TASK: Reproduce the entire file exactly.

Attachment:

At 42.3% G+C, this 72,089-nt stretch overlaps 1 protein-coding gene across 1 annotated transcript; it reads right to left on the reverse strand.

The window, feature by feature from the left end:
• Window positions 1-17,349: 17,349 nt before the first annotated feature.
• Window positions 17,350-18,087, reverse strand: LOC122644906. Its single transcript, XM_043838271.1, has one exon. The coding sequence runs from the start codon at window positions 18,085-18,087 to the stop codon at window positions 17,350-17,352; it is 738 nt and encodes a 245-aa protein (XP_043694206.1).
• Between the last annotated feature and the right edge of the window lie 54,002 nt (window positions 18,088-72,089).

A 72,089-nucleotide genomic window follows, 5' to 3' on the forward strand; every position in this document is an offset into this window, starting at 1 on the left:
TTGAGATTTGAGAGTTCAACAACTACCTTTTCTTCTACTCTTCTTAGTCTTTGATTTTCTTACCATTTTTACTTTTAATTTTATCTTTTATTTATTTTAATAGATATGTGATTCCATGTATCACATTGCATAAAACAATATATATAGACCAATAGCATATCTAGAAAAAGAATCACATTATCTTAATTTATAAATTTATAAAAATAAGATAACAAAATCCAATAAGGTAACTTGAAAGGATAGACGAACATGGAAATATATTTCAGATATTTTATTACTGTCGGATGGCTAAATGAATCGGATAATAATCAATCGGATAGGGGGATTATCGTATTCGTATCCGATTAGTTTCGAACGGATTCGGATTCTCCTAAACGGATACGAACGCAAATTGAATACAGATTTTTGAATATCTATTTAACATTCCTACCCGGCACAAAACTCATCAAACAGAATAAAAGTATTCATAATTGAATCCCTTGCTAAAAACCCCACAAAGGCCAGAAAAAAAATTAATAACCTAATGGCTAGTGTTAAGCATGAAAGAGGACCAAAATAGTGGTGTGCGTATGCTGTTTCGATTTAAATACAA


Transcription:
At 42.3% G+C, this 72,089-nt stretch overlaps 1 protein-coding gene across 1 annotated transcript; it reads right to left on the reverse strand.

The window, feature by feature from the left end:
• Window positions 1-17,349: 17,349 nt before the first annotated feature.
• Window positions 17,350-18,087, reverse strand: LOC122644906. Its single transcript, XM_043838271.1, has one exon. The coding sequence runs from the start codon at window positions 18,085-18,087 to the stop codon at window positions 17,350-17,352; it is 738 nt and encodes a 245-aa protein (XP_043694206.1).
• Between the last annotated feature and the right edge of the window lie 54,002 nt (window positions 18,088-72,089).

A 72,089-nucleotide genomic window follows, 5' to 3' on the forward strand; every position in this document is an offset into this window, starting at 1 on the left:
TTGAGATTTGAGAGTTCAACAACTACCTTTTCTTCTACTCTTCTTAGTCTTTGATTTTCTTACCATTTTTACTTTTAATTTTATCTTTTATTTATTTTAATAGATATGTGATTCCATGTATCACATTGCATAAAACAATATATATAGACCAATAGCATATCTAGAAAAAGAATCACATTATCTTAATTTATAAATTTATAAAAATAAGATAACAAAATCCAATAAGGTAACTTGAAAGGATAGACGAACATGGAAATATATTTCAGATATTTTATTACTGTCGGATGGCTAAATGAATCGGATAATAATCAATCGGATAGGGGGATTATCGTATTCGTATCCGATTAGTTTCGAACGGATTCGGATTCTCCTAAACGGATACGAACGCAAATTGAATACAGATTTTTGAATATCTATTTAACATTCCTACCCGGCACAAAACTCATCAAACAGAATAAAAGTATTCATAATTGAATCCCTTGCTAAAAACCCCACAAAGGCCAGAAAAAAAATTAATAACCTAATGGCTAGTGTTAAGCATGAAAGAGGACCAAAATAGTGGTGTGCGTATGCTGTTTCGATTTAAATACAA